Star Wars Holocron

Why the Sequel Trilogy is About Rey’s Search for Belonging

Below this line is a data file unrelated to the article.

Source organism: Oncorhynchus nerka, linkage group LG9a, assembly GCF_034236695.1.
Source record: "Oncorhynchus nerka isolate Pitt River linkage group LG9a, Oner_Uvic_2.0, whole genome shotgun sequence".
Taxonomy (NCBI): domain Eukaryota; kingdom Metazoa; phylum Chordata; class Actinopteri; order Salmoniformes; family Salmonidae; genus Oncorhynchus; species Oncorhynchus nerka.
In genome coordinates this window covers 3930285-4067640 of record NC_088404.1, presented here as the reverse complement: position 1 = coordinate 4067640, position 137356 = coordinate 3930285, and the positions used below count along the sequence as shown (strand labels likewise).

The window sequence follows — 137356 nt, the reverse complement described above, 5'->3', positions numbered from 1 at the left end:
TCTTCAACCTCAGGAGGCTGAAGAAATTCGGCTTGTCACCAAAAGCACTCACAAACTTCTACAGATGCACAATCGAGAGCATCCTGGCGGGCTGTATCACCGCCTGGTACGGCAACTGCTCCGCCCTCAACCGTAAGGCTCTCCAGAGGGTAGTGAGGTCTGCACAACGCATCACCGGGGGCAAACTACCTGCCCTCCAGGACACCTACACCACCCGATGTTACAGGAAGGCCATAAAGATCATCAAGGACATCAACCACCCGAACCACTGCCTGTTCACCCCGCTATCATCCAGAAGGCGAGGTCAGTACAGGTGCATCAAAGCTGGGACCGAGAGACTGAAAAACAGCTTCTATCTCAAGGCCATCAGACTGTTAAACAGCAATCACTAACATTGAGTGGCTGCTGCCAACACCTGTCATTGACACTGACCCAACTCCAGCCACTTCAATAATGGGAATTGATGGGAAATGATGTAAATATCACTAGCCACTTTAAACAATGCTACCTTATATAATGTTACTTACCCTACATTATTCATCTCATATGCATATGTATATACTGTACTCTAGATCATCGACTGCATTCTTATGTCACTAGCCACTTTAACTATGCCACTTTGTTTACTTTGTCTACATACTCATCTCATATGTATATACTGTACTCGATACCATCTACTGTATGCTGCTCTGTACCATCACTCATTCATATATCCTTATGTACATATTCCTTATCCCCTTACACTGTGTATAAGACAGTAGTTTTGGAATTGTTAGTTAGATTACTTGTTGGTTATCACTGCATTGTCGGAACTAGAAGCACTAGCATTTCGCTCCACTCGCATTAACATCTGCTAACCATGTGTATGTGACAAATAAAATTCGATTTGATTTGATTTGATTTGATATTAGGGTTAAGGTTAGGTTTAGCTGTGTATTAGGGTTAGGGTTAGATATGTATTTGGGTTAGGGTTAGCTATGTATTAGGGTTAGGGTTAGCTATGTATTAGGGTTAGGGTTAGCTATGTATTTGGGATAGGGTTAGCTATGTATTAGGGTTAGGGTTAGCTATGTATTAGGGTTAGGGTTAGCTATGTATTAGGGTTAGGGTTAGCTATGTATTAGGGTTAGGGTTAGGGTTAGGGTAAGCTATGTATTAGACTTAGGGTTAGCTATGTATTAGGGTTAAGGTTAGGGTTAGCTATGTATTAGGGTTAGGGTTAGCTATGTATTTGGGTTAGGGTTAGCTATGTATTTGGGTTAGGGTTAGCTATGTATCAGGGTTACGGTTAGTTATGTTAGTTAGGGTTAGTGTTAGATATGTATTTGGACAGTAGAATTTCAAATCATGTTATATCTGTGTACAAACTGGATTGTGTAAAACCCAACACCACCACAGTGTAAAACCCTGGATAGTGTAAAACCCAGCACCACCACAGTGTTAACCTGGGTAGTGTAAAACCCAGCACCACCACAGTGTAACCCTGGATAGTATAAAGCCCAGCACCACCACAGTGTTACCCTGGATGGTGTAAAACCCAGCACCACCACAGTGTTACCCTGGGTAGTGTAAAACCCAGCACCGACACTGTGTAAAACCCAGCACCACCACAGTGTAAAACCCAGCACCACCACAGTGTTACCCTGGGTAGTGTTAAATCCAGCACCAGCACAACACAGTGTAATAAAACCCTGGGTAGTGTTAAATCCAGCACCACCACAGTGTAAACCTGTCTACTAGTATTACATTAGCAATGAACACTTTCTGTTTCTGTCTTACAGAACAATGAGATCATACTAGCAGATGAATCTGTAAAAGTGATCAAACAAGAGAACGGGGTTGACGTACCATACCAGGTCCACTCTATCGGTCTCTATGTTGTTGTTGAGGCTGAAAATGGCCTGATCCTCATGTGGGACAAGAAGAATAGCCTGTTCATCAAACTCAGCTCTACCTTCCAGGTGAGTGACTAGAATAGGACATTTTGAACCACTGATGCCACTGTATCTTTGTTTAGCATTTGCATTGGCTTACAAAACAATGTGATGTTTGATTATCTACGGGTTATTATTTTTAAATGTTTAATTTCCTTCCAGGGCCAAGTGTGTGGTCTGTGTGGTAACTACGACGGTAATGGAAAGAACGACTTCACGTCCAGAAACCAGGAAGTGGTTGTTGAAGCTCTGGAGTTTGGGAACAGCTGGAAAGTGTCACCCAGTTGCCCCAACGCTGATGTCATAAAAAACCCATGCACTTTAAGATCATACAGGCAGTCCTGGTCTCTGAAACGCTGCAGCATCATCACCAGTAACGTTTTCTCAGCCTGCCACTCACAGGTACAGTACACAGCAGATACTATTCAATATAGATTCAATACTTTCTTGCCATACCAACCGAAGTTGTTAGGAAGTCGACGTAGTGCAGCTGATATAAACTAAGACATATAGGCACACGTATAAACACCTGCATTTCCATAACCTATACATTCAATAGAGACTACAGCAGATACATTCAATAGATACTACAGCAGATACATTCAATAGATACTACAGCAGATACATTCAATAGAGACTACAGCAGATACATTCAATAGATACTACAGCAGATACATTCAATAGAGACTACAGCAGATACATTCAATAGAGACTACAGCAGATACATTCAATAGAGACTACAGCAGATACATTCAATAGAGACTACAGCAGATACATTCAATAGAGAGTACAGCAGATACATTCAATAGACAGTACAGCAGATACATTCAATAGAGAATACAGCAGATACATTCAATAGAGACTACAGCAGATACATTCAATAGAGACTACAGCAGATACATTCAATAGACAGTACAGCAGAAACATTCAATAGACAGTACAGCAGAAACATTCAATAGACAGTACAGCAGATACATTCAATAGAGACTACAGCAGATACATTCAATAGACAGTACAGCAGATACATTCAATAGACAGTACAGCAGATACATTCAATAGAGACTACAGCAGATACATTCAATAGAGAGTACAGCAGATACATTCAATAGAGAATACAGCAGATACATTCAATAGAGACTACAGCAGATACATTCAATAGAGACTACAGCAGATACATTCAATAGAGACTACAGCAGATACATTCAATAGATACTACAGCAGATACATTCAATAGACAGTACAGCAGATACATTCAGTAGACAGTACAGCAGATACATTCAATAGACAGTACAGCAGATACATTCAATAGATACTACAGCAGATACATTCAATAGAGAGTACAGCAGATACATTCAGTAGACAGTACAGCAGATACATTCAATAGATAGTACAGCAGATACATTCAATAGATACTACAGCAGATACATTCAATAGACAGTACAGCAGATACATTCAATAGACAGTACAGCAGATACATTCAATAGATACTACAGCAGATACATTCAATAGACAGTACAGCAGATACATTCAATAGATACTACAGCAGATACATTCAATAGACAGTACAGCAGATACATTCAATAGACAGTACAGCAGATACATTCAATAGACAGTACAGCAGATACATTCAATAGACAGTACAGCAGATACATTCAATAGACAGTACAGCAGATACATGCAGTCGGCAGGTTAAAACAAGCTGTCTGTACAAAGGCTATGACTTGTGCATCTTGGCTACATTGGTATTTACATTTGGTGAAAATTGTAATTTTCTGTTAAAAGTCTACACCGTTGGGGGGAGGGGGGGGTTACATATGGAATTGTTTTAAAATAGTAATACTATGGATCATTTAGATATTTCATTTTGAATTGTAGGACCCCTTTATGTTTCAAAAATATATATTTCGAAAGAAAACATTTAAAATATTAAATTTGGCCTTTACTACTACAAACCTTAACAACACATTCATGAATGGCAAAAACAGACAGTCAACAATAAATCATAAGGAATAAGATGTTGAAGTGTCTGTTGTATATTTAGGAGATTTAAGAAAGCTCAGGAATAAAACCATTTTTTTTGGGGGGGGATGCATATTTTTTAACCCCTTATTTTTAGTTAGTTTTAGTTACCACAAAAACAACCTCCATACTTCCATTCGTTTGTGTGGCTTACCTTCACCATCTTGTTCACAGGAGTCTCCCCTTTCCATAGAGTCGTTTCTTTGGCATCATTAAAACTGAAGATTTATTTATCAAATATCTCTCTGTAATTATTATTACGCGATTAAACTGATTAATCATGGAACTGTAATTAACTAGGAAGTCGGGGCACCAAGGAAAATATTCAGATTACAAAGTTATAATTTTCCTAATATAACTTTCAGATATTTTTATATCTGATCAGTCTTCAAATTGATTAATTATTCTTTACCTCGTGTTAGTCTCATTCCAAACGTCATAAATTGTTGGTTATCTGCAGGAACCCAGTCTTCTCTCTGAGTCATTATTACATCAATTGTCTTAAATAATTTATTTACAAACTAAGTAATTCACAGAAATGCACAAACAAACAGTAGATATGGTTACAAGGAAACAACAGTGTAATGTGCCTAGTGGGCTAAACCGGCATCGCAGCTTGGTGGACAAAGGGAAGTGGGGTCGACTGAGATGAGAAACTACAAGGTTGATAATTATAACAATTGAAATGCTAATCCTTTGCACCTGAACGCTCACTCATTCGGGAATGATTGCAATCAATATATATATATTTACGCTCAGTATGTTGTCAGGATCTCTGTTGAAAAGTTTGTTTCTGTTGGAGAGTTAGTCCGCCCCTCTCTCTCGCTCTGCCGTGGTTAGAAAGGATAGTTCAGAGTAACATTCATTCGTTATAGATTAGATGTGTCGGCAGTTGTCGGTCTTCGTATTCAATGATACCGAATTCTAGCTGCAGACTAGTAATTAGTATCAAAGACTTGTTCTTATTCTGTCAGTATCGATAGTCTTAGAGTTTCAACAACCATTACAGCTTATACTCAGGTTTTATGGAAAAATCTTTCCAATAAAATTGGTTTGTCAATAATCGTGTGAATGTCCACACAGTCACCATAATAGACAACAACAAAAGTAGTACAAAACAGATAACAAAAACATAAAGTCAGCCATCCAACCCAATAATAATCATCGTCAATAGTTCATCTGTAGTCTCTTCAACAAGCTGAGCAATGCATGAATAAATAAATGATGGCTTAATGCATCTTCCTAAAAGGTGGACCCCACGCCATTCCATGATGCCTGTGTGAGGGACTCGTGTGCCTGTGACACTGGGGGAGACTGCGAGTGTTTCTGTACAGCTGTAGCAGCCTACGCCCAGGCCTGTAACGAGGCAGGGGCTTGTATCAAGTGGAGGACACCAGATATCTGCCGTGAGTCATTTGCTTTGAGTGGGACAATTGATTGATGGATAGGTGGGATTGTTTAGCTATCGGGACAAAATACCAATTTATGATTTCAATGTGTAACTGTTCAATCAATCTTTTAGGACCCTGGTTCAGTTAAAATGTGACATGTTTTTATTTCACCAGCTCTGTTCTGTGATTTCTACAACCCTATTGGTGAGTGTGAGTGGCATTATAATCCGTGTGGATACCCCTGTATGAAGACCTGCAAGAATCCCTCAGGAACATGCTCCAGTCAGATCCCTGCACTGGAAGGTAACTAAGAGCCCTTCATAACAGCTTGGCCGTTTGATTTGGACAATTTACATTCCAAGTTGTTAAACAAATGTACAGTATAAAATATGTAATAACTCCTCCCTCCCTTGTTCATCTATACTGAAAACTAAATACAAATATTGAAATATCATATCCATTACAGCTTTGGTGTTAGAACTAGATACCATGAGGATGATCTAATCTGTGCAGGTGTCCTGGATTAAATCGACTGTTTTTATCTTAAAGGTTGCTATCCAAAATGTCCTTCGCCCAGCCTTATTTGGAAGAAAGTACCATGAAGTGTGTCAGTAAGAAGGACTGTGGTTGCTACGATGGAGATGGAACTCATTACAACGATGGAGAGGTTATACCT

Welcome to the Star Wars Holocron blog! This is a place where we’re going to share some of our thoughts on the latest in everything that is Star Wars. Amidst The Rise of Skywalker, The Mandalorian season 1, Jedi: Fallen Order, and a slew of announcements and canon novels and graphic novels, 2019 was a hallmark year for Star Wars, introducing new characters and tales into canon, while expanding on previously established adventures. One of the things we liked the most from the past year in Star Wars were the themes explored in The Rise of Skywalker. In particular, how this film firmly felt like it was Rey’s story. The marketing material for The Force Awakens purposefully kept who the protagonist of the new trilogy was a little bit of mystery (Finn, Rey, maybe Poe?), and the film is largely dedicated to both Finn and Rey’s stories. The Last Jedi, conversely, emphasizes the dynamics between Rey and Kylo, with Luke’s influence on the both of them being integral to the story. The Rise of Skywalker, however, affirmed that this story of the sequel trilogy is firmly Rey’s story. Some people have found issue with Rey’s parentage reveal in The Rise of Skywalker and we completely understand and empathize with these concerns. However, we think that Rey’s parentage fully fleshes out her character in a truly unique way. Rey’s entire arc in the sequel trilogy has been about belonging, a theme not as emphasized in the previous two trilogies. In The Force Awakens, Rey desperately seeks belonging from a family who would never return. This belonging shifted to Han Solo temporarily as a father figure and mentor, but his passing concluded that. In The Last Jedi, Rey desperately seeks belonging from Luke, a mentor she hopes will not only save the Resistance from certain defeat in the face of the First Order, but will provide her with the support and guidance she longs for. However, his disillusionment with the involvement of the Jedi in galaxy affairs and ultimate sacrifice to save the Resistance stunted any chances of this belonging. In The Rise of Skywalker, Rey finally finds some of the belonging she has hoped for in her master, Leia. Once again, however, this belonging is seemingly short-lived. She feels a dark presence within her that she can’t quite define, or that she doesn’t want to define, and needs to go on a mission with her friends to prevent Palpatine’s second takeover of the galaxy. This pursuit of belonging culminates in the reveal that she is Palpatine’s granddaughter. Rey desperately sought belonging in some longstanding, enduring, supportive way, but this is not the belonging she envisioned. The Last Jedi provided a difficult answer to Rey’s issue of belonging, that her parents are no one, but The Rise of Skywalker takes this a step further and questions Rey’s belonging to an even more disturbing, frightening degree. This is why the ending of The Rise of Skywalker is so poignant, as it not only resolves the more surface-level conflict of the sequel trilogy (The Resistance vs. The First Order), but it resolves the core conflict of the trilogy’s protagonist – a lack of belonging. In choosing the Skywalker name, Rey is not letting what came before her (her parents’ decision and Palpatine himself) or what has happened to her in her life shape who she is. Rey’s autonomous, unilateral decision to claim the Skywalker name and, finally, find the spiritual belonging she has always sought with the spirits of Luke and Leia supporting her is why The Rise of Skywalker is so powerful. The Skywalker bloodline may be eradicated with the death of Ben Solo and Leia in the film, but Rey is as much a Skywalker as Anakin, Luke, Leia or Ben ever were as this is a family she chose and a family that chose her. It is important to note that this is just one perspective on The Rise of Skywalker and the sequel trilogy more broadly. People are free to hold their own opinions on the different facets of Star Wars, which is why Star Wars is so interesting. If you ask 100 people what they enjoy most in Star Wars, you’ll get a 100 different answers, emphasizing how diverse Star Wars is relative to other franchises. This is just one of many interpretations of Rey’s arc in The Rise of Skywalker. Thanks for taking the time to read this! Always interested in fellow fans’ thoughts about different aspects of Star Wars. May the Force be with you all!